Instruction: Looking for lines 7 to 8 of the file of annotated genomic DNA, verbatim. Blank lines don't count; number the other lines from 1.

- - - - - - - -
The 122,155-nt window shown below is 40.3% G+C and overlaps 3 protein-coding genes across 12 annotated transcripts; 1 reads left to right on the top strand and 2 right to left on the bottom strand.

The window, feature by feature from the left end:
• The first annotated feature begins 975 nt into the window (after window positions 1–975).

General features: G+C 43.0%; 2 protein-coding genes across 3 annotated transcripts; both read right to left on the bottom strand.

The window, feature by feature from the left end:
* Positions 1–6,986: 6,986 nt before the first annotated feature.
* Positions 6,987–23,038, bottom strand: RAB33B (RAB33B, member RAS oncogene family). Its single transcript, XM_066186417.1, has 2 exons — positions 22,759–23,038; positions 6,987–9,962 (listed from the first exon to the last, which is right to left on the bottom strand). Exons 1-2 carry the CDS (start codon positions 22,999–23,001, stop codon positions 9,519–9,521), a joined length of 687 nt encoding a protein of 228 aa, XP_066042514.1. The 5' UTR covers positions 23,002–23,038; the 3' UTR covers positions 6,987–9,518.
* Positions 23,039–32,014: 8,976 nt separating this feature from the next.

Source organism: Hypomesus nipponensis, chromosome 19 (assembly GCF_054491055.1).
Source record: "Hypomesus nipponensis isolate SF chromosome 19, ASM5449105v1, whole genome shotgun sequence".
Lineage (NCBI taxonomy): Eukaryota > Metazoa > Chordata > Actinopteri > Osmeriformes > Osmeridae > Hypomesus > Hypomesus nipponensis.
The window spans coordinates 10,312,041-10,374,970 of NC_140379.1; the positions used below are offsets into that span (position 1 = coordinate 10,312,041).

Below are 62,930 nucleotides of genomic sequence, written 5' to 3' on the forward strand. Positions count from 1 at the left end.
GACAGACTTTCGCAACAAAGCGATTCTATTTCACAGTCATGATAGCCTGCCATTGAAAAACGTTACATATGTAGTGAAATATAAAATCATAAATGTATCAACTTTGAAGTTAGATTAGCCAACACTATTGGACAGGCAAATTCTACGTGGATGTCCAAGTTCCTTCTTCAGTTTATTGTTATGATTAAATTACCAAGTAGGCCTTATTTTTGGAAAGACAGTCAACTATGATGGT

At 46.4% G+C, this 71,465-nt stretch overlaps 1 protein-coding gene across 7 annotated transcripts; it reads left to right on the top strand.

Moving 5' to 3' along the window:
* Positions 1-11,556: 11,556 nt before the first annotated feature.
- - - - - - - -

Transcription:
* Positions 6,987–23,038, bottom strand: RAB33B (RAB33B, member RAS oncogene family). Its single transcript, XM_066186417.1, has 2 exons — positions 22,759–23,038; positions 6,987–9,962 (listed from the first exon to the last, which is right to left on the bottom strand). Exons 1-2 carry the CDS (start codon positions 22,999–23,001, stop codon positions 9,519–9,521), a joined length of 687 nt encoding a protein of 228 aa, XP_066042514.1. The 5' UTR covers positions 23,002–23,038; the 3' UTR covers positions 6,987–9,518.
* Positions 23,039–32,014: 8,976 nt separating this feature from the next.